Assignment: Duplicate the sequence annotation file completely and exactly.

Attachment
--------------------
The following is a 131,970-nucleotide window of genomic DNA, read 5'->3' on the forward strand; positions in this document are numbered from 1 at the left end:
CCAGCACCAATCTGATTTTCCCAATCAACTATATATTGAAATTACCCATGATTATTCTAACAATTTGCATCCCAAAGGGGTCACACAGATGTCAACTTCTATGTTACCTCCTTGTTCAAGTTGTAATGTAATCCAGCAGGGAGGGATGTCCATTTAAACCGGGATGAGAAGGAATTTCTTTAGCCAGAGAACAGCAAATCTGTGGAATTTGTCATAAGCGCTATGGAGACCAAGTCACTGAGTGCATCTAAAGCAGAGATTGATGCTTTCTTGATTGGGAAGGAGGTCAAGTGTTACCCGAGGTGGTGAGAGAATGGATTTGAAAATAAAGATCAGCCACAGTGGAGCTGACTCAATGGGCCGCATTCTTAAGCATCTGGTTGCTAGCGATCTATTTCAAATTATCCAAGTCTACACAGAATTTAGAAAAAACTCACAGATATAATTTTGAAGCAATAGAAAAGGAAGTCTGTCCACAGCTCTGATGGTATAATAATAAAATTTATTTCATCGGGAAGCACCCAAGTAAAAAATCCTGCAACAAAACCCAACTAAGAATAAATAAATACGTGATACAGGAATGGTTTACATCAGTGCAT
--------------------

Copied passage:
The following is a 131,970-nucleotide window of genomic DNA, read 5'->3' on the forward strand; positions in this document are numbered from 1 at the left end:
CCAGCACCAATCTGATTTTCCCAATCAACTATATATTGAAATTACCCATGATTATTCTAACAATTTGCATCCCAAAGGGGTCACACAGATGTCAACTTCTATGTTACCTCCTTGTTCAAGTTGTAATGTAATCCAGCAGGGAGGGATGTCCATTTAAACCGGGATGAGAAGGAATTTCTTTAGCCAGAGAACAGCAAATCTGTGGAATTTGTCATAAGCGCTATGGAGACCAAGTCACTGAGTGCATCTAAAGCAGAGATTGATGCTTTCTTGATTGGGAAGGAGGTCAAGTGTTACCCGAGGTGGTGAGAGAATGGATTTGAAAATAAAGATCAGCCACAGTGGAGCTGACTCAATGGGCCGCATTCTTAAGCATCTGGTTGCTAGCGATCTATTTCAAATTATCCAAGTCTACACAGAATTTAGAAAAAACTCACAGATATAATTTTGAAGCAATAGAAAAGGAAGTCTGTCCACAGCTCTGATGGTATAATAATAAAATTTATTTCATCGGGAAGCACCCAAGTAAAAAATCCTGCAACAAAACCCAACTAAGAATAAATAAATACGTGATACAGGAATGGTTTACATCAGTGCAT